“People would see Delilah flopping in it. They would see Symphony flopping in it. Eventually, we had people asking if we were going to start selling them. We listed them, we got sales, and it just snowballed like the treats!”
The Hop n’ Flop was initially created as a comfy bed for rabbits to burrow and lounge in, but its design became unexpectedly useful for those with special needs as well.
“Many owners who have head-tilt buns found that it was a supportive bed that would help their rabbits, especially with their balance issues. It’s been a wonderful surprise to see how helpful they’ve been for those special bunnies!”
Anna further shares that the production of the handmade Hop n’ Flops is a family activity.
“My Grandma does these enrichment mats, which she loves doing and she’ll get mad if anyone else does it,” she laughs. “My little brother learned from my mum and he helps with the sewing and packing … There are days where my stepdad is helping to stuff beds. Or when my sister is home from college, she’ll be stuffing the beds.”
“Obviously you get into the grind and you’re just working and working. But every so often, I take a moment to step back and take a mental photograph of these moments.”
“All these bunnies, all over the world are now laying in a Hop n’ Flop that’s been made by my mum, my grandma and my brother. They’re also eating the treats that we roll or cut out by hand. It’s really special and emotional,” she says.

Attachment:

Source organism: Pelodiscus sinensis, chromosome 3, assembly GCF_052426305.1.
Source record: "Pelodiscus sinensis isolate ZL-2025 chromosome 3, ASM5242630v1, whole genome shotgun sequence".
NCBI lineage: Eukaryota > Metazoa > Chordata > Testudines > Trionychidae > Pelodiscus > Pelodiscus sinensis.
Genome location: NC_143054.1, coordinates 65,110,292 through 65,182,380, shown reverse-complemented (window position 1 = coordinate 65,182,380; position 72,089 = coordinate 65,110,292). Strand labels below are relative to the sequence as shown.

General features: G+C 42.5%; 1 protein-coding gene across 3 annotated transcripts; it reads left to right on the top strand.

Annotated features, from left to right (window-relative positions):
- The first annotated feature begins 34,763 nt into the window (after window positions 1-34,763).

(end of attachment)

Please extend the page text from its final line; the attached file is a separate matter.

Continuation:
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The Biggest Challenge
In 2021, The Well Kept Rabbit reached its third year of business. When asked what the biggest challenge was, the couple shared that it was the level of work involved, especially when it was just the two of them.
“There were nights where we were up until 4 am, working to make sure that things got out the next day,” Robert says.
“We definitely hit these thresholds where it’s like: ‘Okay, we can stay up till 3 in the morning and get everything done by ourselves.’ But that’s only for an amount of time until we burn out. So, we needed to know when to add another person,” Anna says. The couple now has two additional team members and acquired a workshop.
Through various challenges and learning experiences to improve their work process, they also share some amusing stories when making their signature treats.
“We have these carrot biscuits with green tops,” Anna gives an example. “In the very beginning, I made an orange dough, cut a full carrot out from that, but cut off the carrot’s top. Next, I’d make a green dough, cut a carrot out, but this time cutting off its bottom.”
“With the orange bottom and green top, I’d put them together. Every single carrot, I’d do that until one day, I realized I can make the orange carrots and simply pipe on the green tops using a piping bag! Like an icing. When I look back on that, I can’t believe I spent so much time on these carrots to make them have green tops!” she chuckles in good humor.